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Unformatted text preview: CHAPER 10 AGGREGATE DEMAND AND AGGREGATE SUPPLY IN THE SHORT-RUN: SUPPLY (Ignore Appendix at this time) (Ignore FALL, 2010 FALL, 1 INTRODUCTION 1. 1. In the Keynesian model, the In economy could exhibit either inflation, or unemployment, but not both! not 2. 2. Both the unemployment rate and Both the inflation rate began to rise after 1973 after 3. These events required an These expanded model to that could deal expanded with the problems of unemployment and inflation occurring at the same time. 2 A Recessionary Gap Recessionary P. 231 Figure 19.4 (Macro 9.4) An Inflationary Gap An P. 234 Figure 19.5 (Macro 9.5) THE AGGREGATE DEMAND THE SCHEDULE SCHEDULE Relates real aggregate Relates expenditures to the domestic price level, all other things equal level Vertical axis is a price index Horizontal axis is real GDP Horizontal Why does the aggregate demand schedule slope downward? (see Exhibit 1, P. 243) Exhibit Wealth (real balances) effect Wealth Interest rate effect Net exports effect Net 5 THE AGGREGATE DEMAND SCHEDULE, P. 243 SCHEDULE, Instructor’ s Note: A decline in the price level causes an increase in the quantity of real GDP demanded by C + I + G+X–M Figure 20.1 (Macro 10.1) THE WEALTH (REAL THE BALANCES) EFFECT BALANCES) The value of many financial assets The changes as the price level changes changes 1. 2. 2. 3. Value of checking accounts Value of savings accounts Value of certificates of deposit If the price level falls, the real If purchasing power of these financial assets increases. financial If the price level rises, the real If purchasing power of these financial assets declines. 7 THE INTEREST RATE EFFECT THE (1) (1) If the price level is stable: 1. 1. Nominal and real interest Nominal rates are the same. 2. 2. Banks that loan money at Banks 6% expect to receive $1.06 back at the end of the year for each dollar loaned. 3. If the price level rises, then the “real” interest rate is less than 6% less 4. As a result, during inflation 4. nominal interest rates rise, 8 and investment expenditures decline. FOREIGN TRADE EFFECT (3) If the domestic price level rises: If rises: 1. 1. 2. 2. 3. 3. U.S. exports fall U.S. U.S. imports rise U.S. X – M declines declines If the domestic price level falls: If 1. 2. 3. U.S. exports rise U.S. imports decline X- M increases 9 THE AGGREGATE DEMAND SCHEDULE, P. 243 SCHEDULE, Instructor’ s Note: A decline in the price level causes an increase in the quantity of real GDP demanded by C + I + G+X–M Figure 20.1 (Macro 10.1) SHIFTS IN THE AGGREGATE SHIFTS DEMAND SCHEDULE DEMAND The AD schedule (that is, the C + I + The G + X – M schedule) is shifted by factors other than changes in the other domestic price level. Examples include: include: 1. Changes in housing prices or 1. stock portfolio values portfolio 2. Changes in government 2. purchases (e.g., terrorism and war) 11 A SHIFT IN THE AGGREGATE SHIFT DEMAND SCHEDULE, P. 246 DEMAND Note: AD schedule shifts by Note: change in AE * multiplier change Figure 20.2 (Macro 10.2) THE AGGREGATE SUPPLY THE SCHEDULE SCHEDULE Relates real GDP supplied to Relates the overall price level the Price level on the vertical axis Real GDP on the horizontal Real axis axis Reflects profit maximizing Reflects behavior of business firms behavior 13 Alternative Views of the Alternative Aggregate Supply Schedule Aggregate Shape of aggregate supply Shape schedule is a matter of much disagreement: disagreement: Classical view Classical Keynesian view Keynesian “Modern” view Modern” “Short-run” vs. “long-run” Short-run” AS schedule taken up in Appendix to Ch. 10 that we will cover with Ch. 17 will 14 THE CLASSICAL AGGREGATE THE SUPPLY SCHEDULE SUPPLY Classical theory concluded Classical that the economy could be in equilibrium only at the full employment level of production. production. As a result, the Classical AS As schedule must be vertical schedule No matter what the level of No aggregate demand (AD) wage and prices would adjust so that the economy would be in equilibrium only at the full employment GDP. 15 employment THE CLASSICAL (VERTICAL) AGGREGATE SUPPLY SCHEDULE, Exhibit 4, p. 248 SCHEDULE, Figure 20.4 (Macro 10.4) KEYNESIAN AGGREGATE KEYNESIAN SUPPLY SCHEDULE (Exhibit 4, p. 238) p. The economy could experience either The unemployment, or inflation, but not both. Hence, the Keynesian AS schedule Hence, must be “L-Shaped: Horizontal until the full Horizontal employment GDP employment Vertical thereafter. A decline in AD leads to lower decline GDP, not falling wages and 17 prices ) GRAPH OF KEYNESIAN AGGREGATE SUPPLY SCHEDULE (see also Exhibit 4, p. 238) (see Price Level Vertical at full employme nt real GDP AS Horizontal until full employment Full Employment Point Real GDP 500 18 MODERN VIEW OF MODERN AGGREGATE SUPPLY SCHEDULE SCHEDULE Real GDP supplied will increase as Real the price level increases: A. Profit effect B. Cost effect Aggregate Supply Schedule Price Level Real GDP 19 THE AGGREGATE DEMAND AND AGGREGATE SUPPLY MODEL, Exhibit 6, p. 251 MODEL, Figure 20.6 (Macro 10.6) THE AGGREGATE DEMAND AND AGGREGATE SUPPLY MODEL, Exhibit 8, p. 254 MODEL, Figure 20.6 (Macro 10.6) CHANGES IN AGGREGATE CHANGES SUPPLY SUPPLY What factors cause AS to What shift? Increased worker Increased productivity. Technological change Increased training and Increased education of work force education Deregulation Increased competition. Oil prices Factors that influence Factors production costs shift the AS 22 schedule schedule IMPACT OF HIGHER ENERGY IMPACT COSTS Price Level AS2 AS1 AD1 Real GDP 23 GRAPH OF SUPPLY-SIDE GRAPH ECONOMICS ECONOMICS Price Level AS1 AS2 AD1 Real GDP 24 AGGREGATE DEMAND AND AGGREGATE SUPPLY POLICIES: Exhibit 12, p. 261 p. AS1 Price Level AS2 AD2 AD1 Real GDP 25 THE BUSINESS CYCLE Caused by shifting AD and AS Caused schedules Changes in the unemployment Changes rate rate Changes in the inflation rate Demand-pull inflation Cost-push inflation Changes in both unemployment Changes and inflation rates Keynes emphasized changes in AD Keynes No problem in Keynesian range of No AS schedule AS 26 Tradeoffs in the intermediate Tradeoffs AGGREGATE DEMAND VS. AGGREGATE AGGREGATE SUPPLY POLICIES AGGREGATE Keynesian policies emphasized AD New “supply-side” policies New advocated during 1980’s advocated Would reduce both inflation rate and unemployment rate Shape of AS schedule less Shape important as long as AD schedule is downward sloping See Exhibit 12, P. 246 27 APPENDIX TO CHAPTER 10: Short-run vs. Long-run AS Short-run Schedules Schedules Hold for Chapter 17 Hold Do not cover as part of Chapter 10 Do 28 END CHAPER 10 END LECTURE LECTURE QUESTIONS????????? 29 ...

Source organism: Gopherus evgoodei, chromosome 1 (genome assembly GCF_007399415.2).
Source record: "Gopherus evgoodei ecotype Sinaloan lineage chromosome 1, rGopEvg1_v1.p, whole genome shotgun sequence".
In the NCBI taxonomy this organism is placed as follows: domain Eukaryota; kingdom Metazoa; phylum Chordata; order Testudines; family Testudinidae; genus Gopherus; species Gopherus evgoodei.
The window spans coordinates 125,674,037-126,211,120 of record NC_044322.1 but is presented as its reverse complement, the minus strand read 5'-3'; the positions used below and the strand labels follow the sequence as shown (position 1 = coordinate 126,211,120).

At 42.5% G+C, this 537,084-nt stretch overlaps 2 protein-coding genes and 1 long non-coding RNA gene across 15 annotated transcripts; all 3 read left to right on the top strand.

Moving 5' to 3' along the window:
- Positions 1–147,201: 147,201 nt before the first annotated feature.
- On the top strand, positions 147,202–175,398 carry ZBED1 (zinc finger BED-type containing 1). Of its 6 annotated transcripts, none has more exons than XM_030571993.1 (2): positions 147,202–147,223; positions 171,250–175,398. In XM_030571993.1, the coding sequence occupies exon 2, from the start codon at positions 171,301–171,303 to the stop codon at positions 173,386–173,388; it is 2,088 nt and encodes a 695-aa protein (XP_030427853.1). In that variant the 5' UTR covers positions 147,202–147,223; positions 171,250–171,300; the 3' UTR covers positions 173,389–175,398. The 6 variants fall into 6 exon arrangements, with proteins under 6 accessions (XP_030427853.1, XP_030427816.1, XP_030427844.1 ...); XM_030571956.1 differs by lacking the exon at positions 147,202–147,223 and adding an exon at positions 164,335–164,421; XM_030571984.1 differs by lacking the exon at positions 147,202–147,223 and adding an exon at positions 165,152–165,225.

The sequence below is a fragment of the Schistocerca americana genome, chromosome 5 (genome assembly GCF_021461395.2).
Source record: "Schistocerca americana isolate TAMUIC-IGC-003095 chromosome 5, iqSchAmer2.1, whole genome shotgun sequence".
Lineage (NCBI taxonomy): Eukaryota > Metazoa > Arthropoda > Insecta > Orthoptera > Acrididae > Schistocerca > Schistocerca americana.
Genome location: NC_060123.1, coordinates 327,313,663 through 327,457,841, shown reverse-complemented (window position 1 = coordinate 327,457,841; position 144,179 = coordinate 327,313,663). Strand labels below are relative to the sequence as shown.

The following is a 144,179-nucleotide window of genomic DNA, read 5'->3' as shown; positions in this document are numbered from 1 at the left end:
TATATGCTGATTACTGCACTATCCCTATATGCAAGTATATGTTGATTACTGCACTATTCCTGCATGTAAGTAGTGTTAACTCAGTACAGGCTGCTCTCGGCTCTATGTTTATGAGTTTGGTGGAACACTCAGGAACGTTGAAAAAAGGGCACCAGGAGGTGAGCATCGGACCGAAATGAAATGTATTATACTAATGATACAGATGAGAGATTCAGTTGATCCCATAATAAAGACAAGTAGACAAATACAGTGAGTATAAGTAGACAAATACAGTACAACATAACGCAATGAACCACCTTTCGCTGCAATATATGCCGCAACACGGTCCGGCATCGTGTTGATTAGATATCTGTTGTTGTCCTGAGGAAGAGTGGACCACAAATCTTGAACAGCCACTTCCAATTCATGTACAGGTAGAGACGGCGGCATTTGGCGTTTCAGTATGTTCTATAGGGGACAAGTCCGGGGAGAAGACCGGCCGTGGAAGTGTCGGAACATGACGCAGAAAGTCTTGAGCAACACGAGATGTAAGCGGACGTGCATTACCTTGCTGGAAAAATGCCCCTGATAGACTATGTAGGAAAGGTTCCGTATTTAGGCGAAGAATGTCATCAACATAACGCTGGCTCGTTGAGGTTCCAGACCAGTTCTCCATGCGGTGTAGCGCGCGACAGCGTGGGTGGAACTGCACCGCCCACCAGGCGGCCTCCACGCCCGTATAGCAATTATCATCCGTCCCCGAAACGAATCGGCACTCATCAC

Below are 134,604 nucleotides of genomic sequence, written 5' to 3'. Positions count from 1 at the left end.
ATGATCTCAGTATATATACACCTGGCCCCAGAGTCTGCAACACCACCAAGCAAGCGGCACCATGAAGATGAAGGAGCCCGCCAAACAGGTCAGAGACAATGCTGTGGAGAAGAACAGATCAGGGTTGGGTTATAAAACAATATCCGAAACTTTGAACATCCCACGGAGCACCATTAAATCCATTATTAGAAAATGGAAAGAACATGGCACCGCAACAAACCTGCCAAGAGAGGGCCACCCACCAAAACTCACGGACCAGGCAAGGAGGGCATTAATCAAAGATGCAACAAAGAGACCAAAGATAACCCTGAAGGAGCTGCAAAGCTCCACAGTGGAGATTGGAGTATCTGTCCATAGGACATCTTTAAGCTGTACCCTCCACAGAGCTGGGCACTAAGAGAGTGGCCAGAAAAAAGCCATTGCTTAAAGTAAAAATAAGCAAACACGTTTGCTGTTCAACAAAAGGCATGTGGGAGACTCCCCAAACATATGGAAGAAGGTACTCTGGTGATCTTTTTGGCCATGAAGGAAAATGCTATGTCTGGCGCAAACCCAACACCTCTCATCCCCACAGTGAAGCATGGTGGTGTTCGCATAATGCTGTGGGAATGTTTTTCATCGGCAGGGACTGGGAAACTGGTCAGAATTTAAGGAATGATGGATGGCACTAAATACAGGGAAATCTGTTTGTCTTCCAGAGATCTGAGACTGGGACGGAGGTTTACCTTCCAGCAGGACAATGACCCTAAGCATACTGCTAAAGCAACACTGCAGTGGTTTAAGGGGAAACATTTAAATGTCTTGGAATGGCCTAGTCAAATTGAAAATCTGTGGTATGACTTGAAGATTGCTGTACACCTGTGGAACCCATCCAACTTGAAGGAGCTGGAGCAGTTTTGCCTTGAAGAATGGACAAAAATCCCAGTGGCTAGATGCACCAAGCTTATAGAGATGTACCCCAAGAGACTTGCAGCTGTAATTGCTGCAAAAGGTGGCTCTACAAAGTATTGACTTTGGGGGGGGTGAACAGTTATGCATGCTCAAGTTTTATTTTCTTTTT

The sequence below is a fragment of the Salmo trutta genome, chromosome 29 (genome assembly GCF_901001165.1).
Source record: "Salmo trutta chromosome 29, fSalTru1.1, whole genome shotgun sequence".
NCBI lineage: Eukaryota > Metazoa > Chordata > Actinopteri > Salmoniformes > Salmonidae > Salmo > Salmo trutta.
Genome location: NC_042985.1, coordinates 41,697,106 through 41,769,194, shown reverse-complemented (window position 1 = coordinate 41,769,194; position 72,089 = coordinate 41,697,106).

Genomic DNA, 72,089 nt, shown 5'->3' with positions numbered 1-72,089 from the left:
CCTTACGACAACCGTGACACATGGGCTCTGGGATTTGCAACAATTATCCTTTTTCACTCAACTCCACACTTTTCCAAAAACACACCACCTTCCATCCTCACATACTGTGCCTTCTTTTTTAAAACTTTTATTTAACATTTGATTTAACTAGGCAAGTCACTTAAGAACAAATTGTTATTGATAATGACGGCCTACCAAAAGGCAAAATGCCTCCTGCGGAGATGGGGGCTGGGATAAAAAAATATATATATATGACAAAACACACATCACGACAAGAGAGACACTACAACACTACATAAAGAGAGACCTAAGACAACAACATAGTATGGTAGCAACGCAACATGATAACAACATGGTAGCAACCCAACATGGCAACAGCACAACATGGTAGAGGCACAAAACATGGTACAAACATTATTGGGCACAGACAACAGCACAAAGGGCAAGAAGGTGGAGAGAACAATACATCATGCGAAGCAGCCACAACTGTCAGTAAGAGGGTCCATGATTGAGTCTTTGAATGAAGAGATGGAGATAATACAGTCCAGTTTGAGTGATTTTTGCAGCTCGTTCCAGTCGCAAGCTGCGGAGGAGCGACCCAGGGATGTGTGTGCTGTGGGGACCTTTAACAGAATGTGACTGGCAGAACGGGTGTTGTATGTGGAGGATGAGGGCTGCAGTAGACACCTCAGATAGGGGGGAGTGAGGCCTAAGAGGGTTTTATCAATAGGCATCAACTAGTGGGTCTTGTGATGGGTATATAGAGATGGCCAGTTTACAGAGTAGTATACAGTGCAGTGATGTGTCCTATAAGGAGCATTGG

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This note was uploaded on 01/12/2012 for the course ECN 211 taught by Professor Kingston during the Spring '08 term at ASU.